According to McKinsey, companies will need to act on the nine shifts that are ahead in order to reinvent themselves and redefine their strategies and business and operating models. These are: product-based approach, specialization, value-chain control and integration with industrial-grade supply chains, customer-centricity and branding, consolidation, investment in technology and facilities, investment in human resources, internationalisation, and sustainability.
It is a tall order, for sure. And the question remains: but how?
So, the answer for the backseat is this: no, we are not there yet.
As the Day 3 dawns on us, we are finally waking up to the fact that the silo level digitalization is not the answer. Using digital tools should improve on-site collaboration instead of bringing more confusion and frustration to the table. To make operations more efficient, we need to look at the problem more holistically. The industry needs to understand the value of structured data. In a truly optimized digitalized environment, this data no longer resides in silos — it’s available for all stakeholders. To harmonize our digital processes even further, we need to have all our silos working together under the same umbrella.
The purpose of digitalization is value creation – it helps the company to expand.
Not that long ago, BIM was considered as a specialised tool, today most of the big companies rely on it. The increased use of artificial intelligence (AI) and virtual reality (VR) to collect and read data is something many companies have already switched over to. With silos connected, all stakeholders can share data in real-time, and the point solutions are replaced by a more holistic, BIM enhanced solutions with API integration and data standards.
What is needed, how much is needed, and when is it needed - BIM is the best way to gain a deeper understanding on any given project. It is a smarter way of working together with aligned interests in perfect sync. It improves coordination and communication with materials and component suppliers and allows early design and planning improvements. The use of large-scale data offered by BIM also affects the business strategy. It can be used to study, analyze, and optimise the performance. It helps predict market trends and prepare for the next project.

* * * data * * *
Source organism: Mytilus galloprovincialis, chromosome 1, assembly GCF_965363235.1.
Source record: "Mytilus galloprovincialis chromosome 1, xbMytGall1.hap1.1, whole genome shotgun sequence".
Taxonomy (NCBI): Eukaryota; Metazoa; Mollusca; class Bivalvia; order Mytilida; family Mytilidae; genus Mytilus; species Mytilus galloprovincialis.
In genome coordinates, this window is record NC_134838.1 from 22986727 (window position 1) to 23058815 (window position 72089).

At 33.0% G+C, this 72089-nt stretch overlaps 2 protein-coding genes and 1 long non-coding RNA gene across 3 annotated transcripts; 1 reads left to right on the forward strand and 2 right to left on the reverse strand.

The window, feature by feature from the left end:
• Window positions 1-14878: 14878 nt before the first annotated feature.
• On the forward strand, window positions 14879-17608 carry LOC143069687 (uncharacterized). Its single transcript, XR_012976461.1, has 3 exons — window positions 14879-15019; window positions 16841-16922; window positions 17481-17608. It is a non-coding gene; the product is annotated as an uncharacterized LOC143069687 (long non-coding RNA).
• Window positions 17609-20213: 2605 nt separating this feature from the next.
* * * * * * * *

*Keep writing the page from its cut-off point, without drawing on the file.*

This is a great way for the customer service to excel with the customer success. It also solves the age-old problem that culminates in the following quote from an anonymous source: It always starts so nice: we are all working happily in our cozy little silos, minding our own business, whistling away: the sales team is selling, and the construction unit is building. And in comes the customer and the headache starts.
A real digital customer journey with BIM-based dynamic 3D-visualisations and material options enables virtual viewings of every room in every apartment in a project. Customers can make faster and better-informed purchasing decisions and have the freedom to express their own creativity after purchase – as they are already accustomed to in other areas of life – without having to visit the office and filling out the forms.
The customer service can keep its promises, and the building site can operate with up-to-date information and stay on schedule. There is transparency with the material options and pricing, and all stakeholders have clear understanding of the processes. The needed information is maintained in the same place. The data is no longer fragmented, it doesn't get lost. And what is more important: it can be trusted. It drives value for all stakeholders from the planning and marketing trough the building phase, up until the handover and aftercare.
So, there we have it, we have finally arrived. We are now facing the world where the possibilities are virtually limitless. The entire value chain of the construction process has now been digitalized, starting from urban and land use planning, and ending up with management of built environment. Integrating and centralizing all functions from the ground up has created a strong foundation for the whole unit to function dynamically, in a streamlined manner. Using the same platform makes the process of planning and constructing smoother and more efficient, and is now the primary interface between builders, suppliers, and customers. We now have the needed up-to-date information about material modifications and alternations at hand for every stakeholder, agreements are default, and requirements are based on solving the entire building process. With a common language now in use, the company thrives and expands as a highly functional unit.
Let’s end this with quote from McKinsey: Fast-moving and adaptable companies that understand the necessity of digital integration will grow and succeed in the near future for obvious reasons: thanks to cost efficiency and customer satisfaction, their market share will increase compared to their competitors. Only those operators who are willing to react to these challenges will survive.